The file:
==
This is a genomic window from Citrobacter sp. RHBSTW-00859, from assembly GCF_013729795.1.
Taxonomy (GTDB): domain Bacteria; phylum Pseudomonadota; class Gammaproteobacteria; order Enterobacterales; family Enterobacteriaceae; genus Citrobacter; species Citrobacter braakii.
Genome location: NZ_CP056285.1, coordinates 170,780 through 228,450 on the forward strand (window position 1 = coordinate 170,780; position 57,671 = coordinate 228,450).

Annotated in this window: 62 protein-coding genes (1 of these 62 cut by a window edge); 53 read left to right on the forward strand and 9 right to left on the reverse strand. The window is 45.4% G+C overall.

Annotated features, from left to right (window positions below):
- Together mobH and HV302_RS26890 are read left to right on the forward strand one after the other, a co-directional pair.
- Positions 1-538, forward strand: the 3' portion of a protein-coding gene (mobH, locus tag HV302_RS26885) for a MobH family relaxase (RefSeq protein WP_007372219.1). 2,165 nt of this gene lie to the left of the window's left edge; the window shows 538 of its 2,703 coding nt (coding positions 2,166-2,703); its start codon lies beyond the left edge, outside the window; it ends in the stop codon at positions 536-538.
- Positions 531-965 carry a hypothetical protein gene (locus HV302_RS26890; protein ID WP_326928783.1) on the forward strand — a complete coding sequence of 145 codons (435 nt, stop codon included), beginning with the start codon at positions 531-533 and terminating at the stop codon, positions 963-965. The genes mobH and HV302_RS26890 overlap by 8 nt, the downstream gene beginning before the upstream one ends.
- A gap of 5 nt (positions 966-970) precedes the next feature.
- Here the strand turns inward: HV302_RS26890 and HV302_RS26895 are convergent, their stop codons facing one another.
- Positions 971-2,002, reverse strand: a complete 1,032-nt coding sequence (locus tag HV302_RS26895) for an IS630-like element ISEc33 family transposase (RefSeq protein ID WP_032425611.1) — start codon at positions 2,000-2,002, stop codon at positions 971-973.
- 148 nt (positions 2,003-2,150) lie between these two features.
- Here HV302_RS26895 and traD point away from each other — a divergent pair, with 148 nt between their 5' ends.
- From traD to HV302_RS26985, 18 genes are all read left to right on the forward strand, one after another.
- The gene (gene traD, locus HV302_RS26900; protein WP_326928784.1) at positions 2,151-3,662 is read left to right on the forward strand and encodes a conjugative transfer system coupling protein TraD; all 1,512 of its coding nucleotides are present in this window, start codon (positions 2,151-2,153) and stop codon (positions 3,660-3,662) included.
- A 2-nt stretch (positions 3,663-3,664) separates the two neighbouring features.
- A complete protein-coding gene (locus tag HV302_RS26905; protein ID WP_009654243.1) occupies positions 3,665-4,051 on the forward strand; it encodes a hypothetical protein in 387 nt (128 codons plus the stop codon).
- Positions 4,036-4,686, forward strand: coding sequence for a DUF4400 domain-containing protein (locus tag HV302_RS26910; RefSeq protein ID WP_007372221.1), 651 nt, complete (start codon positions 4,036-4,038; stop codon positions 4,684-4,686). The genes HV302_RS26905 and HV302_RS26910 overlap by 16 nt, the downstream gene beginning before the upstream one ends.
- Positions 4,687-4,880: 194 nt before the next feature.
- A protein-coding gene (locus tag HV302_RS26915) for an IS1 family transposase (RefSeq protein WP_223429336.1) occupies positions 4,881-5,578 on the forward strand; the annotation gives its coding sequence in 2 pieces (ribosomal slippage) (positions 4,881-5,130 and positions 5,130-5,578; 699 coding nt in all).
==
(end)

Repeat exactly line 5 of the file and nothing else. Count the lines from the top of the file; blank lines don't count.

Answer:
Annotated features, from left to right (window positions below):